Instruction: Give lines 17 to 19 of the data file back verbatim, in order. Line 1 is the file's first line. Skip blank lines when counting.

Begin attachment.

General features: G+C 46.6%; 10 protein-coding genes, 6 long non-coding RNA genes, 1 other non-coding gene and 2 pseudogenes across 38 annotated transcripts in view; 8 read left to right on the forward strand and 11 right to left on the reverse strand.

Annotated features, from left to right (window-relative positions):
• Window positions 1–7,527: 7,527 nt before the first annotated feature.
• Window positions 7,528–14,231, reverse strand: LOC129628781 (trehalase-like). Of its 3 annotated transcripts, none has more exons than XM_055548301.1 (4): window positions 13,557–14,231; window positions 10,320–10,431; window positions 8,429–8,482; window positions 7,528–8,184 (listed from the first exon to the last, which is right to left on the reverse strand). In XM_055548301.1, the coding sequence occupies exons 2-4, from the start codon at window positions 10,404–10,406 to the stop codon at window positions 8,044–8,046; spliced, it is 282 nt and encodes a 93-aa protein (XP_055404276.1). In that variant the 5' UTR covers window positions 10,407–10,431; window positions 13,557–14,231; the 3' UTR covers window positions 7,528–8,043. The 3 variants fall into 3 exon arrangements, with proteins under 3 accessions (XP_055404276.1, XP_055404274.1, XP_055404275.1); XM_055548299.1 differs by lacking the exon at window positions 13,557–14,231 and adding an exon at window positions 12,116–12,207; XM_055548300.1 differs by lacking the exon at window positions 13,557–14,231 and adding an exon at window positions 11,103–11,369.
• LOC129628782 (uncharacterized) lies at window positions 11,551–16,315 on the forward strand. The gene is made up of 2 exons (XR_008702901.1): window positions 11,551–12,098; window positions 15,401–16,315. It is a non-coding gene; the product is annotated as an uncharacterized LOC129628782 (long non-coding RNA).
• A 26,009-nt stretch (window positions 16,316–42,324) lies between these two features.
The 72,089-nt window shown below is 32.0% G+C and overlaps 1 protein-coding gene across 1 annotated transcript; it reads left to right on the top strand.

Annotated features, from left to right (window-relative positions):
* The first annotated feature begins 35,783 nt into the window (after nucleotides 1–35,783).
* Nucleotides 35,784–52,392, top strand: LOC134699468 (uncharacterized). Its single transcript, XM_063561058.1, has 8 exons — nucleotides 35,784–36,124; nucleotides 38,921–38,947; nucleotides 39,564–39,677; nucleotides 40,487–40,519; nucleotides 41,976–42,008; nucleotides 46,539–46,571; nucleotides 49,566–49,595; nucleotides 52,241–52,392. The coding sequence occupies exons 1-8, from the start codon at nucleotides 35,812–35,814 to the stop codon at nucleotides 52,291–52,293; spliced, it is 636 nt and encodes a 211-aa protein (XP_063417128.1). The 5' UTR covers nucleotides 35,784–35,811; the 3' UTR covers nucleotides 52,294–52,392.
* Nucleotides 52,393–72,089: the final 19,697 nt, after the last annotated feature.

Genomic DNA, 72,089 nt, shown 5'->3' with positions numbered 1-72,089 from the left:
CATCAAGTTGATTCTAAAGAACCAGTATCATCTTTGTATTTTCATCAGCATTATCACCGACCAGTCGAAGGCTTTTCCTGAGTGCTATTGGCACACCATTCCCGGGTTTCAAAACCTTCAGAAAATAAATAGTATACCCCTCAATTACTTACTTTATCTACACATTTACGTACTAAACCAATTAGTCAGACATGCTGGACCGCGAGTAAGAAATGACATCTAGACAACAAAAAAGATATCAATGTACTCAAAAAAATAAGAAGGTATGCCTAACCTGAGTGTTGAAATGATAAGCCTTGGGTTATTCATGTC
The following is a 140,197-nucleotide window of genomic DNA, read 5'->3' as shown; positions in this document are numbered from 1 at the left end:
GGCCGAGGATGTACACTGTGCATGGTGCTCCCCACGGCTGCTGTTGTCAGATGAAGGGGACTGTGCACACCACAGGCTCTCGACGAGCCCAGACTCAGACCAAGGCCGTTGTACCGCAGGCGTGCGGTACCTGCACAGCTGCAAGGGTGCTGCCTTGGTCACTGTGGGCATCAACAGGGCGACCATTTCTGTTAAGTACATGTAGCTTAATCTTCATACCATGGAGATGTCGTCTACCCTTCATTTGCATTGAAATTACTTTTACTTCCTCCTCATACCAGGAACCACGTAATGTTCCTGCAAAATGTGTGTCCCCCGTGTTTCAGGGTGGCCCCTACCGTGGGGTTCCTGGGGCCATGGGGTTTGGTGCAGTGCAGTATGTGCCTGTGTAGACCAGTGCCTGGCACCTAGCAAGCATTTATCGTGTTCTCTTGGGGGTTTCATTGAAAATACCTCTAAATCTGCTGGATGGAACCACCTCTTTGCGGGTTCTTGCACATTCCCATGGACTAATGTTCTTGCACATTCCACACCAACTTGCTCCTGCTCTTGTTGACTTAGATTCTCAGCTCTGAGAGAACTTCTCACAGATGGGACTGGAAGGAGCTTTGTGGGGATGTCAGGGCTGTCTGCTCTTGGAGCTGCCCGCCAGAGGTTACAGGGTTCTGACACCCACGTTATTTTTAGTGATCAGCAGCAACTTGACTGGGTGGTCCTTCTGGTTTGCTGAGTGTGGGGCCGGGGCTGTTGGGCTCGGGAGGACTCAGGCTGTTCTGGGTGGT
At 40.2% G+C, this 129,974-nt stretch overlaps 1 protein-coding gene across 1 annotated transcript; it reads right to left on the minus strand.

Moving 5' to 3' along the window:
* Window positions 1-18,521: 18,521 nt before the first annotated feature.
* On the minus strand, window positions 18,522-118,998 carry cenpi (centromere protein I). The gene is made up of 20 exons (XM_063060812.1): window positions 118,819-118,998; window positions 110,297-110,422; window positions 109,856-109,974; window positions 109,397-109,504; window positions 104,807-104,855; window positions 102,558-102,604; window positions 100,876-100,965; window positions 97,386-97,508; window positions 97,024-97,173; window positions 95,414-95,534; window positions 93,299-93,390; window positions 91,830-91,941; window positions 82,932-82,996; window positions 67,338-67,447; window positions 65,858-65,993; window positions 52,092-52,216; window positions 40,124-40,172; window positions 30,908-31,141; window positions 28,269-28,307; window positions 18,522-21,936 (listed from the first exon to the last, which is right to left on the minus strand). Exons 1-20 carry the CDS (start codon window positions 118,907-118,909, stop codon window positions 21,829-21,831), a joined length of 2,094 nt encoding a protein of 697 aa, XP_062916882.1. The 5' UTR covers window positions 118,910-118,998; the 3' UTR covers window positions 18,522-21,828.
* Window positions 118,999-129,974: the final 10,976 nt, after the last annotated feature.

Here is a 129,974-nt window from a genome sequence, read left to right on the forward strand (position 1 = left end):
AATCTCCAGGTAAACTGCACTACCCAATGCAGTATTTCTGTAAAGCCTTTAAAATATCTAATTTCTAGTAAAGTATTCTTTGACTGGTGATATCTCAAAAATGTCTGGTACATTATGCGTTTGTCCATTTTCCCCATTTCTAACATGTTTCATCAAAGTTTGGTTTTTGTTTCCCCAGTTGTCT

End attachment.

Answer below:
Moving 5' to 3' along the window:
* Window positions 1-18,521: 18,521 nt before the first annotated feature.
* On the minus strand, window positions 18,522-118,998 carry cenpi (centromere protein I). The gene is made up of 20 exons (XM_063060812.1): window positions 118,819-118,998; window positions 110,297-110,422; window positions 109,856-109,974; window positions 109,397-109,504; window positions 104,807-104,855; window positions 102,558-102,604; window positions 100,876-100,965; window positions 97,386-97,508; window positions 97,024-97,173; window positions 95,414-95,534; window positions 93,299-93,390; window positions 91,830-91,941; window positions 82,932-82,996; window positions 67,338-67,447; window positions 65,858-65,993; window positions 52,092-52,216; window positions 40,124-40,172; window positions 30,908-31,141; window positions 28,269-28,307; window positions 18,522-21,936 (listed from the first exon to the last, which is right to left on the minus strand). Exons 1-20 carry the CDS (start codon window positions 118,907-118,909, stop codon window positions 21,829-21,831), a joined length of 2,094 nt encoding a protein of 697 aa, XP_062916882.1. The 5' UTR covers window positions 118,910-118,998; the 3' UTR covers window positions 18,522-21,828.